William Faulkner influenced many people through his writings over the years and made a lot of people think differently about writing in general. One person that Faulkner tremendously affected was Angie Quinn.
She was attending school at Ole Miss and decided to write her dissertation on Faulkner's connection with the land.
Around the same time that Quinn was doing this, Jill Smith, Betsey Hamilton, Sherra Owen, and more from the New Albany Garden Club had decided that they were going to create a Faulkner garden on the site of the Union County Heritage Museum that would correlate to his birthplace, which was right next to the museum.
NAGC members came to Quinn and convinced her to help the garden club with this project. So, Quinn and many others found every Faulkner reference in his books in which he mentioned a flower or a plant name. They took note of these findings and used it as a beginning to decided what plants go in the garden.
Every plant or flower in the garden is there because it has been mentioned in one of Faulkner's novels. Next to every plant or flower is a plaque that says its name, a quote from Faulkner, and the book the plant was mentioned in.
Quinn said, “There is a beauty of the garden and so many people got to participate and appreciate the garden.”
She talked to garden club members about what she thinks the garden has accomplished over the years.
She said, “It brought the community together and brings people from all walks of life, it created notoriety for William Faulkner in areas where it hasn’t been before, the garden created tourism for the area, brought about book reviews, conversation, and the recognition of Faulkner and his work. The New Albany Garden Club has withheld the integrity of Faulkner with the Faulkner Literary Garden.”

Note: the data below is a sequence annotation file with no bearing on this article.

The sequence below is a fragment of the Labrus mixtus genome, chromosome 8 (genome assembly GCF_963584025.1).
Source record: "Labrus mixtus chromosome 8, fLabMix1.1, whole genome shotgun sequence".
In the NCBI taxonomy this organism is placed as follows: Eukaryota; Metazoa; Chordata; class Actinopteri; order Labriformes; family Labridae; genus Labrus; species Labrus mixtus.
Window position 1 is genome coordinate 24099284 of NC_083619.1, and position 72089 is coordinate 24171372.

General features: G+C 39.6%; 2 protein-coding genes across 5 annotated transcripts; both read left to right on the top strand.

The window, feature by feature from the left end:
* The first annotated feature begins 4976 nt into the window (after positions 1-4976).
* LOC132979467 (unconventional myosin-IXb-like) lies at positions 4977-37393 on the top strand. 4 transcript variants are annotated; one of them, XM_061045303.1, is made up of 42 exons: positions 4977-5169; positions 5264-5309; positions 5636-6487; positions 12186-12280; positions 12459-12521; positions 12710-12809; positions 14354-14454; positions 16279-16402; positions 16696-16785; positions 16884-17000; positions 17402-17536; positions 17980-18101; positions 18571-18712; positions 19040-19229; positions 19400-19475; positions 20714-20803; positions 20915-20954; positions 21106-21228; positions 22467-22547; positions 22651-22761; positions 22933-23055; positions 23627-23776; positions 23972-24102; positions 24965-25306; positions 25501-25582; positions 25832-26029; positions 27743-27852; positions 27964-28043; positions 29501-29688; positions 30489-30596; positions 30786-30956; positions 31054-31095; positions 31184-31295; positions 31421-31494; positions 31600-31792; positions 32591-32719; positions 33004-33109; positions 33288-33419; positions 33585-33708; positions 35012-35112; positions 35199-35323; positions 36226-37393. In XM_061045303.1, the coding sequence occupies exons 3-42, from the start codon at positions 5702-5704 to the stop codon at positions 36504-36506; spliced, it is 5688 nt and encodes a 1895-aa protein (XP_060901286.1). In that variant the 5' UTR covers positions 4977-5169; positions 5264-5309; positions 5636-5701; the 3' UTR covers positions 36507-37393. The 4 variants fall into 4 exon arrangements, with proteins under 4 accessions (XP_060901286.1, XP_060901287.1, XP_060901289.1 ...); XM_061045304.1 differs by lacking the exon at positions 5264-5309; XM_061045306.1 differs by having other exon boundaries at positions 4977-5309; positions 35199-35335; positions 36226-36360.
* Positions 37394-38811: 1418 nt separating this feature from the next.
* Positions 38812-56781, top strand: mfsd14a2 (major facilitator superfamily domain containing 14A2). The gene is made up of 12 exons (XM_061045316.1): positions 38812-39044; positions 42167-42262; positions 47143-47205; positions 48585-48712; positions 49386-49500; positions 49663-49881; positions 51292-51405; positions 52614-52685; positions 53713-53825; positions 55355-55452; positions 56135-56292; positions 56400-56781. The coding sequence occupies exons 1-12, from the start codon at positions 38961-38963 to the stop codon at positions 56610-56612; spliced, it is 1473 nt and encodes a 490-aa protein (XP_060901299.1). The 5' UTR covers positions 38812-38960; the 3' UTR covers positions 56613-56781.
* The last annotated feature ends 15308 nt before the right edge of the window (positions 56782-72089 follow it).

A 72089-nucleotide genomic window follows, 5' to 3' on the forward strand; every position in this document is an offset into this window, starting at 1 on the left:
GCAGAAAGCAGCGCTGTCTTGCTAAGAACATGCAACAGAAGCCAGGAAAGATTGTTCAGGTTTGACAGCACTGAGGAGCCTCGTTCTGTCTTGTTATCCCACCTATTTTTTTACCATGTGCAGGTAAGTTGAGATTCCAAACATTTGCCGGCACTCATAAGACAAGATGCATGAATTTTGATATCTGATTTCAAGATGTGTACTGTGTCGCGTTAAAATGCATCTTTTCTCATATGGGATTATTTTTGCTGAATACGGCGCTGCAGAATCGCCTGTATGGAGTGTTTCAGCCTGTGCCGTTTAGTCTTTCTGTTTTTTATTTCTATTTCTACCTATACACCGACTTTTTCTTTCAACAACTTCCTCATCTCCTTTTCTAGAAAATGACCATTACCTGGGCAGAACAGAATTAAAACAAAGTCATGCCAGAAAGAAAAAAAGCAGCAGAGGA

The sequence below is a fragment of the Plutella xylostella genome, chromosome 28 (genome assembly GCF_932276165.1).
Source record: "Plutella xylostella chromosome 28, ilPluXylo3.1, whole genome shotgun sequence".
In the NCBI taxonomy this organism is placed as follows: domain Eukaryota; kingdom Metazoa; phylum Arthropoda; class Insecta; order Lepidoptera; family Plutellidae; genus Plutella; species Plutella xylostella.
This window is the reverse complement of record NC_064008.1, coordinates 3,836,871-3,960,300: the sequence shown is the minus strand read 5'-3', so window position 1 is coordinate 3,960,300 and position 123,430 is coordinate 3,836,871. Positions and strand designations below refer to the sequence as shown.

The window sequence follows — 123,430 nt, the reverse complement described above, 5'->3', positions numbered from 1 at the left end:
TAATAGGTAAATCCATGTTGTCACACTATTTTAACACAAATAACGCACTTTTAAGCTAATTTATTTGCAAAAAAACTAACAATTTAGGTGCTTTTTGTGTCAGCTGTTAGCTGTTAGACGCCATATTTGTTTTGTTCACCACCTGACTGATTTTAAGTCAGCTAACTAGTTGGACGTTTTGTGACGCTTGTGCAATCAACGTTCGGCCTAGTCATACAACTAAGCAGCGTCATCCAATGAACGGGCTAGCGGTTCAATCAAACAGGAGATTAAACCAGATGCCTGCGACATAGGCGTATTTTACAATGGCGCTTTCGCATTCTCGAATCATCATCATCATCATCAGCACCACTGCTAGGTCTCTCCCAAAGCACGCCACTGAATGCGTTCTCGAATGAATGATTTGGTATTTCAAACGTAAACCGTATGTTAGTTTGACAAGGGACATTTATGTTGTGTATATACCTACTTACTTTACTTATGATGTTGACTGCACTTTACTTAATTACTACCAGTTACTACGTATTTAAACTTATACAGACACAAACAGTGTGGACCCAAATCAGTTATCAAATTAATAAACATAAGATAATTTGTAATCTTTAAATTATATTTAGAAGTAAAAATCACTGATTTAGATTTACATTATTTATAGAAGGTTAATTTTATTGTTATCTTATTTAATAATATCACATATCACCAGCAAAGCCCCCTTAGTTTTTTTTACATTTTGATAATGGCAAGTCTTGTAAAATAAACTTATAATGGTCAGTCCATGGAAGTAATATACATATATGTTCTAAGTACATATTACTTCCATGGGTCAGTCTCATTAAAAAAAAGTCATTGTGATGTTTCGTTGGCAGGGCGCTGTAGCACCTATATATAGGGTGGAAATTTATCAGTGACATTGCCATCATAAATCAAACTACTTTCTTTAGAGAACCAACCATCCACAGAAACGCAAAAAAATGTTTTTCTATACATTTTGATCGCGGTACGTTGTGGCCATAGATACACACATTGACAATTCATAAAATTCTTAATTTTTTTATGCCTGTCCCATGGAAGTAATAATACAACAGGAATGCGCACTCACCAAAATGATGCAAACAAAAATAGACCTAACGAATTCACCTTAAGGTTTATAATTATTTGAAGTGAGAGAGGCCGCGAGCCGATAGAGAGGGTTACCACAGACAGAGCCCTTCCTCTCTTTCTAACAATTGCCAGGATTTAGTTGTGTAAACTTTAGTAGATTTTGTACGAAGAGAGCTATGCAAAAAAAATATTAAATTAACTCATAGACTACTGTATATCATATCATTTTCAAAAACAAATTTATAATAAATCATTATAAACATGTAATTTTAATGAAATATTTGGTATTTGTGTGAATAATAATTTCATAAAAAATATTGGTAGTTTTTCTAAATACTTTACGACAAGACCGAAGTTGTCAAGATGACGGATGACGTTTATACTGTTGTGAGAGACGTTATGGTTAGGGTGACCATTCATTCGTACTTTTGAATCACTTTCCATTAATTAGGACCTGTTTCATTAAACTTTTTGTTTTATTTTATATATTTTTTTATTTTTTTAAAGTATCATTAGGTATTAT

Quinn said that while doing her research on Faulkner, she found some main principles throughout reading Faulkner's books.
“The principles I found is that man does not own the land and man will not outlast the land; the garden belongs to the community and its visitors, nature conserves and preserves itself in cycles and the placement of plants are important, and man and the land should live in a symbiotic relationship with respect of the land. Faulkner looked favorably on people who worked on the land and who had respect for the land,” said Quinn.
Quinn said, “The garden represents the community and love for the work of God’s creation. The garden is all of the people that selected those plants, preserve the community, placed the stones, and more.”
New Albany Garden Club member and horticulturist Sherra Owen said, “A seed was planted in the 1990s to build this Faullkner garden and the museum was built where a tree once stood. In the South, the garden is a place of friendship because you meet people, you get to pass along plants to others and when you do that, every plant has a memory.”
The museum now owns a first-edition collection of William Faulkner books and the plans are to have a Faulkner Library at the museum.
This is the only William Faulkner Literary Garden in the world.